Agree, the operations of AQIM appear focused on running blackmarket opperations (smuggling, drugs, money-laundering & protection rackets). It appears to me AQIM does not want witnesses, foreign observers, especially those trusted by locals. Leggett and the three Spanish aid workers were neither political targets nor ransom targets (corporate engineers/execs).
AQIM violence not only drove off tourists, but also aid workers… which may have been their objective.”
Outsiders who are trusted by local residents might bring back reports of what is really happening. Those with a political agenda might want the outside to know of their deeds when they are effective. They may have less to hide. Those with a criminal agenda might want to prevent any whiff of real information from reaching the wider world. They may have much more to hide.
Here is more from the interview with Andy Morgan in Global Dispatches on the subject of Mali’s Tuareg Rebellion.
“From about October 2011 onwards, they basically started preparing the uprising, with long meetings out in the desert where they indulged in a great deal of soul searching about what had gone wrong in previous uprisings, so as to get it right this time. What happened is that they entered into an alliance with a much younger group of Tuaregs, you might say young intellectuals, very Internet savvy young Tuaregs, who set up the National Movement of Azawad, the MNA at the end of 2010. They eventually merged with the MNLA. This was an important move as one of the aspects that was deemed to be lacking in previous uprisings was good communications with the international media, and with the world at large.
Q: When we talk about Tuaregs we are talking about many different tribes, spread over different countries. Some say the MNLA is just a small group of a few thousand fighters. What sort of support does the MNLA have from Tuaregs as a whole?
A: There are roughly 1.5 million Tuaregs, although an accurate census does not exist. They are spread out over 5 countries: Mali, Algeria, Libya, Niger and Burkina Faso. They have a very complex clan and tribal structure, at the top of which you have 5 large confederations which are then broken down into tribes, then clans and families etc. It’s very complex. They don’t all see eye-to-eye and historically they have fought against each other, sometimes very bitterly. The idea of a Tuareg identity is a relatively recent phenomenon. Up till about 50 years ago, they did not see themselves as a unified people, they saw themselves as different families, tribes and clans – nomads from different parts of the desert who often fought against each other.
Q: So who are the MNLA?
A: The MNLA are basically led by Tuaregs from the north-east of Mali, especially by two particular clans, called the Iforas and Idnan. The Iforas are the traditional rulers of north-eastern Mali. The Idnan are also a traditional warrior clan, bearing in mind that their society is very hierarchical and each clan had its different role. All of these old structures have been modified and deconstructed over the last one hundred years, but basically these two groups, the Iforas and the Idnan, are very much at the head of the MNLA. Support for the MNLA amongst Tuaregs is quite broad, partly as a result of the MNA’s propaganda and certainly before this latest conflict happened, I got the feeling from talking to various friends, that a lot of Tuaregs felt that at last they had a rebel organisation that was worthy of their cause. However they do not represent all Tuaregs by any means, and even less, all the people living in the north of Mali, where there are quite a number of different ethnicities apart from the Tuareg, including Arabs, Songhai and Peulh. All I can say is that it’s been along time since a rebel movement has enjoyed the level of support that the MNLA have, but this support is by no means universal.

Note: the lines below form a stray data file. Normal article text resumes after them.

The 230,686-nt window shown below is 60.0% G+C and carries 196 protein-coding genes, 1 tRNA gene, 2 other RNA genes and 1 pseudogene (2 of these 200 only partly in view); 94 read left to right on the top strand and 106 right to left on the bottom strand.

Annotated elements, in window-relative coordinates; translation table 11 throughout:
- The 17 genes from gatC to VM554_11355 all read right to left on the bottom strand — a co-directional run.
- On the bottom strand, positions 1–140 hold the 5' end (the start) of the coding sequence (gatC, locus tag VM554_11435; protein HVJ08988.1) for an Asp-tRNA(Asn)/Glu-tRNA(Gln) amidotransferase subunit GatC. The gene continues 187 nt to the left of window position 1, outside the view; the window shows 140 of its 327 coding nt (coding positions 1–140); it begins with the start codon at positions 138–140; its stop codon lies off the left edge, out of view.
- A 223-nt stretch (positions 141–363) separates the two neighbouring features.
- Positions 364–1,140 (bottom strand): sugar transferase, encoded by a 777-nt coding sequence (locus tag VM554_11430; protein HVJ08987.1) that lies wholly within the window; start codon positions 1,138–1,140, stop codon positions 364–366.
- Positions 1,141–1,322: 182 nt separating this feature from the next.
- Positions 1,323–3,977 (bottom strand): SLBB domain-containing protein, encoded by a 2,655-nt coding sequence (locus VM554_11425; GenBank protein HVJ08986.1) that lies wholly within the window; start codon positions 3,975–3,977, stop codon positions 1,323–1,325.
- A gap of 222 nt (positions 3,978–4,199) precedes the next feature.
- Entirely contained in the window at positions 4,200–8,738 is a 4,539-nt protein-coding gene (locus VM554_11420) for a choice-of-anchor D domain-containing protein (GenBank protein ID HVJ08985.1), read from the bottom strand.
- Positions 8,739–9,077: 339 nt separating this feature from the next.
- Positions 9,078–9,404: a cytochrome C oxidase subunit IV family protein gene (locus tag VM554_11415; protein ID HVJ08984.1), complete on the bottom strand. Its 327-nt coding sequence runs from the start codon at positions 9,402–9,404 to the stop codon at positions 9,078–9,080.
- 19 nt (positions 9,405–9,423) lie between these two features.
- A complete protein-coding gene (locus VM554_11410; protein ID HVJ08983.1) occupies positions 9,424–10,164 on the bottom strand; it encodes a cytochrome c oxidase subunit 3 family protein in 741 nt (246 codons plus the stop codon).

Q: Is there any internal opposition?
A: There is one group that is seemingly opposed to the MNLA and they are called the Inghad. They are the former subordinate or ‘vassal’ class in the old hierarchical structure, subordinate to the more noble Idnan and Iforas Tuaregs. Many of the Inghad were in favour of the Tuareg lands becoming part of the Republic of Mali, as the socialist principles upon which the Malian Republic was built meant that they were freed from their subservient status in Tuareg society. One of the most frequently touted names in this conflict is a Tuareg military commander called Colonel al-Hajj Gamou. He has been the Malian army’s champion in the north-east for quite a number of years and he is an Inghad, from one of these vassal tribes. Ag Gamou has been built up as the defender of the Malian cause in the north. Apart from the Libyan Tuareg presence in the MNLA, there have also been a lot of desertions to the MNLA from the Malian army since December, as the Malian army did comprise a large number of Tuaregs. The actual number of people in the MNLA is difficult to gauge but I am sure that the numbers are growing.
Q: What are the aims of the MNLA?
A: They want a country of their own, a country called Azawad, which will comprise the three northernmost provinces or regions of present-day Mali – Timbuktu, Gao and Kidal. There has long been a debate within Tuareg society about what they want; autonomy within a federalist Malian structure or a completely independent state. After the last big rebellion in the early 1990s, when the suffering among the civilian population was quite extreme, many Tuaregs fell back to a more conciliatory position, saying that they did not want an independent country but wanted their rights; cultural rights and economic rights. This position has hardened in recent years to the point where the MNLA want absolute independence for Azawad, the long-dreamed-of Tuareg state.